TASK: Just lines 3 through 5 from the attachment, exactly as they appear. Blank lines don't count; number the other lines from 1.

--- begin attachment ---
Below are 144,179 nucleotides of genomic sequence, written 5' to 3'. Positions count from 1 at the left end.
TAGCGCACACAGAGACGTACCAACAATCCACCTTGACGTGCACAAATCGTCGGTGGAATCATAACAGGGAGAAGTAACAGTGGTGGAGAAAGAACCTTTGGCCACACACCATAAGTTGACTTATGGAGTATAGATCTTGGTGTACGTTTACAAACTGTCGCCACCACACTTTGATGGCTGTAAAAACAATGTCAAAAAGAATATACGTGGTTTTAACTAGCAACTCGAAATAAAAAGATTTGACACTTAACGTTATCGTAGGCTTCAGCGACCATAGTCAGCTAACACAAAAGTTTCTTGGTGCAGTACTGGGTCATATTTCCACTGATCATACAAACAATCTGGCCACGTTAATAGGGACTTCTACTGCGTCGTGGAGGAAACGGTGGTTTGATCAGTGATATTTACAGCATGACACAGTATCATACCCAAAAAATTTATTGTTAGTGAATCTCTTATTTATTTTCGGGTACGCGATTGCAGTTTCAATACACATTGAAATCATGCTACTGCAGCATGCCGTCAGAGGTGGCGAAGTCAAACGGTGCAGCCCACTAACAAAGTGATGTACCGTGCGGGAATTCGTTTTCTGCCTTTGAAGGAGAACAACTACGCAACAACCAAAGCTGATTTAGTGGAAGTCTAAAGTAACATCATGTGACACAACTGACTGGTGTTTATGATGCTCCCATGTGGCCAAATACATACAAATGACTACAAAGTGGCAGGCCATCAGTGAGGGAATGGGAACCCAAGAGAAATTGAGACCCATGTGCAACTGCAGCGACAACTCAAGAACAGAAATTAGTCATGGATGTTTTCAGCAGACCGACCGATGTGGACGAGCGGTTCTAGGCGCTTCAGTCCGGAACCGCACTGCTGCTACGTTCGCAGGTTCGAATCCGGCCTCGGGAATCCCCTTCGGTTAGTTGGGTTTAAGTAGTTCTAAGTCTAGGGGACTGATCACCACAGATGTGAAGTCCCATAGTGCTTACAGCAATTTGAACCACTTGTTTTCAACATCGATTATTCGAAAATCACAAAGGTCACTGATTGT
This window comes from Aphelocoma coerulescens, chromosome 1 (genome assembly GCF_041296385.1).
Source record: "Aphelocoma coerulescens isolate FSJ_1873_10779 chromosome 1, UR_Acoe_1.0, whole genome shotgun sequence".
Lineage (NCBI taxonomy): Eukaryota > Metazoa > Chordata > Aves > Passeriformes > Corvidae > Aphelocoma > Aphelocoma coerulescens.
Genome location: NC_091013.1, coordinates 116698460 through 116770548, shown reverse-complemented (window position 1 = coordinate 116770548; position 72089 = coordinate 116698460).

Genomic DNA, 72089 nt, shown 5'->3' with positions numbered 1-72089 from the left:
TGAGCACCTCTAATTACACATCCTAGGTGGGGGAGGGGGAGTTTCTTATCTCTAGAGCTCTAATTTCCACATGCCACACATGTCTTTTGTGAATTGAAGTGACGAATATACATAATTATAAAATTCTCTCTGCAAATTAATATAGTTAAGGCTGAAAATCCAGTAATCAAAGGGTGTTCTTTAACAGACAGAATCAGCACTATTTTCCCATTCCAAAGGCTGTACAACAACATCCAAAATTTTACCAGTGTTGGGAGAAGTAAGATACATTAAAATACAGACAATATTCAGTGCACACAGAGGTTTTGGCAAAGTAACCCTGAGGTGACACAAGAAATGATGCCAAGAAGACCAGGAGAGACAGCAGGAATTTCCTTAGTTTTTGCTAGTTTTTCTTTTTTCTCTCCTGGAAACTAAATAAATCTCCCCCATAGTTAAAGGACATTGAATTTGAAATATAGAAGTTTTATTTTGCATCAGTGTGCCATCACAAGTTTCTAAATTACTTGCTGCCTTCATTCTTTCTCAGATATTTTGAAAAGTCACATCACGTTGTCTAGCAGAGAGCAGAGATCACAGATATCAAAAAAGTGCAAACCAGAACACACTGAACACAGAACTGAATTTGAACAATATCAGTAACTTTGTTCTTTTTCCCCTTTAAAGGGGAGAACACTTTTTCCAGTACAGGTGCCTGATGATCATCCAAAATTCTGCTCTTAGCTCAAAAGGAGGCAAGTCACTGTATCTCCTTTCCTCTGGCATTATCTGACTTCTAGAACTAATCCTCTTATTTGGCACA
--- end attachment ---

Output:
This window comes from Aphelocoma coerulescens, chromosome 1 (genome assembly GCF_041296385.1).
Source record: "Aphelocoma coerulescens isolate FSJ_1873_10779 chromosome 1, UR_Acoe_1.0, whole genome shotgun sequence".
Lineage (NCBI taxonomy): Eukaryota > Metazoa > Chordata > Aves > Passeriformes > Corvidae > Aphelocoma > Aphelocoma coerulescens.